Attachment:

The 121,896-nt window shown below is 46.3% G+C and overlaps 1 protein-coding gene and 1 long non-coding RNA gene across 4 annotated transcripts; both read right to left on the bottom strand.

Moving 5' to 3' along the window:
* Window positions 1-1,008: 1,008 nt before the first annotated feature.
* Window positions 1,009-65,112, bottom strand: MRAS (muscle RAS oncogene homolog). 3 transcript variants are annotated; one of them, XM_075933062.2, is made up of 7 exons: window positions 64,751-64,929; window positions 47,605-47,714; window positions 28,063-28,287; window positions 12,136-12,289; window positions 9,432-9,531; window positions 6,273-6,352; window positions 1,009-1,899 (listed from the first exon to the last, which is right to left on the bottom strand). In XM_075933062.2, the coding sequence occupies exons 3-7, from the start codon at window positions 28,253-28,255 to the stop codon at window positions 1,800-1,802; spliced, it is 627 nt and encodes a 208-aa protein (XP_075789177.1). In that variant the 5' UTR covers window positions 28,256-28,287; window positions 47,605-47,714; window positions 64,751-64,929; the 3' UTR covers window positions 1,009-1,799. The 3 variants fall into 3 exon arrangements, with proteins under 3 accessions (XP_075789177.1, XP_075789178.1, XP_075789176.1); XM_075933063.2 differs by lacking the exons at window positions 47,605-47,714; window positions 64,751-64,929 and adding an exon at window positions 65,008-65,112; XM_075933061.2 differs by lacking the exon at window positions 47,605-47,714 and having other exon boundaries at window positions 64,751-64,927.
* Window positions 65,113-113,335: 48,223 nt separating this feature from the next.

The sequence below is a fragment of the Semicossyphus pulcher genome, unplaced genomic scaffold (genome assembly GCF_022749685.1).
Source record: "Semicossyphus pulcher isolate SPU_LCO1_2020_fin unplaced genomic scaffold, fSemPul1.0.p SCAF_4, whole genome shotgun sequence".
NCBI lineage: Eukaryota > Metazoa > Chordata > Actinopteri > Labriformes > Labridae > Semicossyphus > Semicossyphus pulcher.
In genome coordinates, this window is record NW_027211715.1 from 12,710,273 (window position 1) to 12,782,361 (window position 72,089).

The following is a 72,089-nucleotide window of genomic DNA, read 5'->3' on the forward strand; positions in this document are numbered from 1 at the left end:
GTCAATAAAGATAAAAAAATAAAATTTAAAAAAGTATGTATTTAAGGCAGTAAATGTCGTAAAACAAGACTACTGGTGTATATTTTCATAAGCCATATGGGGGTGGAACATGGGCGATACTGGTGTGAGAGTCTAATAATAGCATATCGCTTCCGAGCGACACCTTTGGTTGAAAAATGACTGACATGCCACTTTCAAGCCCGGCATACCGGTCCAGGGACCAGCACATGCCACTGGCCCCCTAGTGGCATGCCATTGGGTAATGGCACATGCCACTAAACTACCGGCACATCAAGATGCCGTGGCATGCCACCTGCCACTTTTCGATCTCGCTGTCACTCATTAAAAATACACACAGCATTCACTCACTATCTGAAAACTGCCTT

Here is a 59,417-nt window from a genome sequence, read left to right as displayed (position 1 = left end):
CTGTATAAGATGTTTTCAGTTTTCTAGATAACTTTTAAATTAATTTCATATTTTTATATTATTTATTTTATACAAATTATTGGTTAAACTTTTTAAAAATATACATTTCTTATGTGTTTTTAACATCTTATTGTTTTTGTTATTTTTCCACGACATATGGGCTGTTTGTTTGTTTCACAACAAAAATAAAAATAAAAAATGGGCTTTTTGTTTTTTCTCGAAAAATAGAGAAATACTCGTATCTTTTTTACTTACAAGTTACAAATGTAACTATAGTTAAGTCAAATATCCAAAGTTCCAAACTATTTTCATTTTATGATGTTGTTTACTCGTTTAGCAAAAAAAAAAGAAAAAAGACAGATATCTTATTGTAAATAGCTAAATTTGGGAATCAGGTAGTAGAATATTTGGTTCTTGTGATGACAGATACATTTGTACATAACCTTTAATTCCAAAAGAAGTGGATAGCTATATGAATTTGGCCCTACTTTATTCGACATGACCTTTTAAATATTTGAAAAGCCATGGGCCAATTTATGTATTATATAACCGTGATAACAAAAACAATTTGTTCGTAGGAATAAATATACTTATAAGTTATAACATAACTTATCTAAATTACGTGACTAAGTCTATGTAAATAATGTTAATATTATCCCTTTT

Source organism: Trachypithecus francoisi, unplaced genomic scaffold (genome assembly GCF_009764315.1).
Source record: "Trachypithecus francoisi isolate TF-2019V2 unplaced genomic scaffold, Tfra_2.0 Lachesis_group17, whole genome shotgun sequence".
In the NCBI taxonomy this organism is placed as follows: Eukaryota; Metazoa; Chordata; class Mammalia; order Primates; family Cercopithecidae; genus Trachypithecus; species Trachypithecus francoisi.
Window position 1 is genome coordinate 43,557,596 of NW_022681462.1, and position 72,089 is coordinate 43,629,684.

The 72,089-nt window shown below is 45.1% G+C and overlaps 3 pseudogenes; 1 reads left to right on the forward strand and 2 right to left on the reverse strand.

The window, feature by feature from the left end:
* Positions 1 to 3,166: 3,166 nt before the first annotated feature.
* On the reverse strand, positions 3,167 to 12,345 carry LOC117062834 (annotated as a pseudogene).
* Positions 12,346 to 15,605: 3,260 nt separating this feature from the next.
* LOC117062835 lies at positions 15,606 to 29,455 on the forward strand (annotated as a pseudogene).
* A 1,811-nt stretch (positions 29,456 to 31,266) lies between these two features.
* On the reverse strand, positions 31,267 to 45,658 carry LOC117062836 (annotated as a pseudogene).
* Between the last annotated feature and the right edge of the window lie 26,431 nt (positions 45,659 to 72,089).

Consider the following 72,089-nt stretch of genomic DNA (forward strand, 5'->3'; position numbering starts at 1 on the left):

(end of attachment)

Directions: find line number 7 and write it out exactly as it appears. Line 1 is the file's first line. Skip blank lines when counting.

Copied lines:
Source record: "Semicossyphus pulcher isolate SPU_LCO1_2020_fin unplaced genomic scaffold, fSemPul1.0.p SCAF_4, whole genome shotgun sequence".